Also, two human rights leaders were killed in Kirkuk, officials said. Their bodies were found with gunshot wounds in the head and chest after they were kidnapped Tuesday, police said.
U.S. and Iraqi officials had predicted a steady increase in violence in the run-up to the election, in which Iraqi voters will choose a National Assembly and provincial legislatures. Sunni Muslim insurgents have vowed to disrupt the balloting.
Despite the violence, preparations for the vote continued. Iraqi authorities Wednesday received the largest shipment of ballot boxes and other election equipment to date.
President Bush consulted Wednesday with Iraqi President Ghazi al-Yawer, the fifth time he has consulted with senior Iraqi leaders in recent days about the elections, and the White House acknowledged the possibility that the newly elected government might seek a timetable for a withdrawal of U.S. forces.
“Those are issues we always discuss with the government of the country where our troops are,” White House press secretary Scott McClellan said. “We are there. Our mission is to put Iraq on the path to democracy and to train Iraqis so they can provide for their own security.”
Carlos Valenzuela, the chief U.N. election adviser in Iraq, said the intimidation of electoral workers by guerrillas seeking to derail this month’s balloting was “high and very serious.” But he told reporters Tuesday that only a sustained onslaught by insurgents or the mass resignation of electoral workers would prevent this month’s national elections from going ahead.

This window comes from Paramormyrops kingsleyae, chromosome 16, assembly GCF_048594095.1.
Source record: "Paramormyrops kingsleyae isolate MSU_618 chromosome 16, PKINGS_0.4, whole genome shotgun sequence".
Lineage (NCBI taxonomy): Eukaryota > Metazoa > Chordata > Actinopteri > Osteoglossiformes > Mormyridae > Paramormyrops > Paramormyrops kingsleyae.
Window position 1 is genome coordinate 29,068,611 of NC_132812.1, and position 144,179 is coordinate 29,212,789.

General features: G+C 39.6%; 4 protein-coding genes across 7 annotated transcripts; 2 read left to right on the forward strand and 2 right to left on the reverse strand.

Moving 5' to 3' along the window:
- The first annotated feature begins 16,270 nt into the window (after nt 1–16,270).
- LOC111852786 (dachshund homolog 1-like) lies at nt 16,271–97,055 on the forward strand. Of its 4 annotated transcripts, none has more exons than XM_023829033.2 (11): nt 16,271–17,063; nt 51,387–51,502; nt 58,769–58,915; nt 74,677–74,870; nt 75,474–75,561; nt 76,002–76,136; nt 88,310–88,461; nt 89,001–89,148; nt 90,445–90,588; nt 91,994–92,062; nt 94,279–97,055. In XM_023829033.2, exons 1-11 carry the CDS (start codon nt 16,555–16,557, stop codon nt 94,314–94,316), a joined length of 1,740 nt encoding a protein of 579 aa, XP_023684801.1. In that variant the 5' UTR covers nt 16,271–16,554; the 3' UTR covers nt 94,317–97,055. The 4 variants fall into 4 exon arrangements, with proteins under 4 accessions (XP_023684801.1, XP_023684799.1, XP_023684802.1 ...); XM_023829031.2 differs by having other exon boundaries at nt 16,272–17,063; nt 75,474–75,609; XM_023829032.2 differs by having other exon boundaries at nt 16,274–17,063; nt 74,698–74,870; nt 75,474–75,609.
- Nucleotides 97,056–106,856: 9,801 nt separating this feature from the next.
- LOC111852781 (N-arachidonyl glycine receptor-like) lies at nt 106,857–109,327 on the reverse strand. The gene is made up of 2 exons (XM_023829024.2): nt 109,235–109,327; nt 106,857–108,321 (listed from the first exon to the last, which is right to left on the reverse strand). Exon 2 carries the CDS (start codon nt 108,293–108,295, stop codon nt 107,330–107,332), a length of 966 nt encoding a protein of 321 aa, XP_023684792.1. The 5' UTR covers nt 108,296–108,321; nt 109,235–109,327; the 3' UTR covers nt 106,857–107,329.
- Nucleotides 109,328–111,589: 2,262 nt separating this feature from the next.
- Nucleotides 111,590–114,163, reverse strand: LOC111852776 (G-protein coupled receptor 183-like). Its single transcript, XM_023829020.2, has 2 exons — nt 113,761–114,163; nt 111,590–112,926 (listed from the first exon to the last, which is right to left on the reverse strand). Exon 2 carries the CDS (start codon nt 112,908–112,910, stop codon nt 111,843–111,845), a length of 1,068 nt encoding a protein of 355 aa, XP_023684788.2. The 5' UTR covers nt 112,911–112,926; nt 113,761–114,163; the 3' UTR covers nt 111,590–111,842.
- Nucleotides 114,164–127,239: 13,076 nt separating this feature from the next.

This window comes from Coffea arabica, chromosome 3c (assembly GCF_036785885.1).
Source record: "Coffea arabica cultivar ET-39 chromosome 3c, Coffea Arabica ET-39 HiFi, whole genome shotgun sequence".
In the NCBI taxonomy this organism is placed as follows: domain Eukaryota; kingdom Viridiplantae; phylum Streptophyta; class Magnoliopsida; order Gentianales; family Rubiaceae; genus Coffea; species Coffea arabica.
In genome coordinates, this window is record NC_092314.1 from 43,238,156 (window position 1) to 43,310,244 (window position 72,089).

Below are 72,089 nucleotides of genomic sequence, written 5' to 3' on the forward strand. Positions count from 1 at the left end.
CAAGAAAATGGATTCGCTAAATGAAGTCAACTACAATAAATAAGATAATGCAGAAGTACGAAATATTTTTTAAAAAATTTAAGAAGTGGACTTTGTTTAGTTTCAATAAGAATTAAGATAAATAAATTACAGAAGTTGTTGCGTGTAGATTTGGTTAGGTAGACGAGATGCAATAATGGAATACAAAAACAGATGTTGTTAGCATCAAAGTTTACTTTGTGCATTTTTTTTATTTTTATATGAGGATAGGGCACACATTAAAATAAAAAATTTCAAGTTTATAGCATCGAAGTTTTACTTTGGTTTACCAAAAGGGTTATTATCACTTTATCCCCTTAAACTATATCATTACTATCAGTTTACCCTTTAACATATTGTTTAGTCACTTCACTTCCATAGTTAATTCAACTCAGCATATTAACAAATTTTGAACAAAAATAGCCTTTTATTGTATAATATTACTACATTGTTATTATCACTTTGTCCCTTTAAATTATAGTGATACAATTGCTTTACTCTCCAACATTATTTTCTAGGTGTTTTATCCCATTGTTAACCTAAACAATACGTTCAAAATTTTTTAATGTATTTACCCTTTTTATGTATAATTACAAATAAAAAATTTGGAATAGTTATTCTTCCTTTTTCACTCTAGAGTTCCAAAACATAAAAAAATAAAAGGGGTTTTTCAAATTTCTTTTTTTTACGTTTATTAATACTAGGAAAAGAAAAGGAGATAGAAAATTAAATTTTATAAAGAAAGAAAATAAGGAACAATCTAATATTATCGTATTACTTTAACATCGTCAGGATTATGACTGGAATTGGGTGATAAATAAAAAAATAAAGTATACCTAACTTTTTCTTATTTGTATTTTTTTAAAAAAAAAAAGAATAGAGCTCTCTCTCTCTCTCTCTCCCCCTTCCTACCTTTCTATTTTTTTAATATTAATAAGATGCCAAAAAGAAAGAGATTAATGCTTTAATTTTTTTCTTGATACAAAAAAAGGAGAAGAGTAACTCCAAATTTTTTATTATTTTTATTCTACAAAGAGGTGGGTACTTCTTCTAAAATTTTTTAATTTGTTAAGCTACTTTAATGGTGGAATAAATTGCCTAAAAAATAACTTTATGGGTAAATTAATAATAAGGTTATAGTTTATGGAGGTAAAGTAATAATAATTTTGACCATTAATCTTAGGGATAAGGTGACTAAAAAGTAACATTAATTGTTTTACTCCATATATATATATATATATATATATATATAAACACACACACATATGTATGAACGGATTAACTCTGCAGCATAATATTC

Effort to disrupt insurgents’ plans
U.S. troops have stepped up raids across the country, arresting scores of suspected insurgents in hope of aborting plans to disrupt the ballot.
The U.S. military acknowledged Wednesday that its soldiers opened fire on a car as it approached their checkpoint, killing two civilians in the vehicle’s front seat. Six children riding in the backseat were unhurt.
It was not clear from a military statement whether the two victims were the children’s parents. “Military officials extend their condolences for this unfortunate incident,” the statement said.
Also Wednesday, an Iraqi militant group posted a video on a Web site showing gunmen killing execution-style two Iraqis said to have set up an Internet system in northern Iraq to help in the elections.
The two men are shown in the video kneeling blindfolded next to a stone wall before being shot in the head.
China warns citizens to stay away
In China, authorities warned people to avoid traveling to Iraq as diplomats tried to win the release of eight Chinese laborers who were abducted by Iraqi insurgents.
“Please don’t rashly go to Iraq, in order to avoid unforeseeable incidents,” the Chinese Foreign Ministry said in a statement.
The eight abducted Chinese, two of them teenagers, were shown in a video the insurgents released Tuesday. The Foreign Ministry said it had asked for help from Iraqi religious leaders who helped to win the release of other Chinese abducted last year.
The latest abductees are from the southeastern coastal province of Fujian, which sends thousands of laborers each year to the Middle East and elsewhere.